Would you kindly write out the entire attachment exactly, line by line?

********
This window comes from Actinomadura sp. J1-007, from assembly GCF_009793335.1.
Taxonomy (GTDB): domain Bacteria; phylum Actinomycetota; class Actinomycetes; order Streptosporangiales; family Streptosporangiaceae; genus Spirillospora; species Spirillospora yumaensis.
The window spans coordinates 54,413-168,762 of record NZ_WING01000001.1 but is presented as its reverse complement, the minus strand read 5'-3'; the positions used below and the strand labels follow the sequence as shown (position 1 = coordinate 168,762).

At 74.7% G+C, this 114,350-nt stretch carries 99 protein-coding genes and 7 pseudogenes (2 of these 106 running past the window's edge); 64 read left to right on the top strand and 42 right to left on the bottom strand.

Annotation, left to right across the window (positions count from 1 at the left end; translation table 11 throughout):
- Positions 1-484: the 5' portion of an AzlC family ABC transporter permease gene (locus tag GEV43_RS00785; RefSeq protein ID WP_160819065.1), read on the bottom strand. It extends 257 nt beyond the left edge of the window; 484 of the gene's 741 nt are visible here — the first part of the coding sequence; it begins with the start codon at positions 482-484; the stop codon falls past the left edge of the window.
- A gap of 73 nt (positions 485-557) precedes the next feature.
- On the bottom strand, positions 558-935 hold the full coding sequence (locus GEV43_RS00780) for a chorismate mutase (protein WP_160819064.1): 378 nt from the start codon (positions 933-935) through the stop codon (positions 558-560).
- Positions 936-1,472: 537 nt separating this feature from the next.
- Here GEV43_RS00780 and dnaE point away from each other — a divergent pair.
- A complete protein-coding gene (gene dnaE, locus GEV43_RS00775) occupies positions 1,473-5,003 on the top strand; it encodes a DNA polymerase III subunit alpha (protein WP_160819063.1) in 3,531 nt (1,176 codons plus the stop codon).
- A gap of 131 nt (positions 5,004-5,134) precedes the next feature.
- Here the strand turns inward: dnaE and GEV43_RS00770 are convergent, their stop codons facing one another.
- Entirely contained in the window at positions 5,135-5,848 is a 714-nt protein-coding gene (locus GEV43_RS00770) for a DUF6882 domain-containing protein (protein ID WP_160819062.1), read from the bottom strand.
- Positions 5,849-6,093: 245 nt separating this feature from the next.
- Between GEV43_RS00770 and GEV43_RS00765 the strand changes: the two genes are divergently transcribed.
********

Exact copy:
This window comes from Actinomadura sp. J1-007, from assembly GCF_009793335.1.
Taxonomy (GTDB): domain Bacteria; phylum Actinomycetota; class Actinomycetes; order Streptosporangiales; family Streptosporangiaceae; genus Spirillospora; species Spirillospora yumaensis.
The window spans coordinates 54,413-168,762 of record NZ_WING01000001.1 but is presented as its reverse complement, the minus strand read 5'-3'; the positions used below and the strand labels follow the sequence as shown (position 1 = coordinate 168,762).

At 74.7% G+C, this 114,350-nt stretch carries 99 protein-coding genes and 7 pseudogenes (2 of these 106 running past the window's edge); 64 read left to right on the top strand and 42 right to left on the bottom strand.

Annotation, left to right across the window (positions count from 1 at the left end; translation table 11 throughout):
- Positions 1-484: the 5' portion of an AzlC family ABC transporter permease gene (locus tag GEV43_RS00785; RefSeq protein ID WP_160819065.1), read on the bottom strand. It extends 257 nt beyond the left edge of the window; 484 of the gene's 741 nt are visible here — the first part of the coding sequence; it begins with the start codon at positions 482-484; the stop codon falls past the left edge of the window.
- A gap of 73 nt (positions 485-557) precedes the next feature.
- On the bottom strand, positions 558-935 hold the full coding sequence (locus GEV43_RS00780) for a chorismate mutase (protein WP_160819064.1): 378 nt from the start codon (positions 933-935) through the stop codon (positions 558-560).
- Positions 936-1,472: 537 nt separating this feature from the next.
- Here GEV43_RS00780 and dnaE point away from each other — a divergent pair.
- A complete protein-coding gene (gene dnaE, locus GEV43_RS00775) occupies positions 1,473-5,003 on the top strand; it encodes a DNA polymerase III subunit alpha (protein WP_160819063.1) in 3,531 nt (1,176 codons plus the stop codon).
- A gap of 131 nt (positions 5,004-5,134) precedes the next feature.
- Here the strand turns inward: dnaE and GEV43_RS00770 are convergent, their stop codons facing one another.
- Entirely contained in the window at positions 5,135-5,848 is a 714-nt protein-coding gene (locus GEV43_RS00770) for a DUF6882 domain-containing protein (protein ID WP_160819062.1), read from the bottom strand.
- Positions 5,849-6,093: 245 nt separating this feature from the next.
- Between GEV43_RS00770 and GEV43_RS00765 the strand changes: the two genes are divergently transcribed.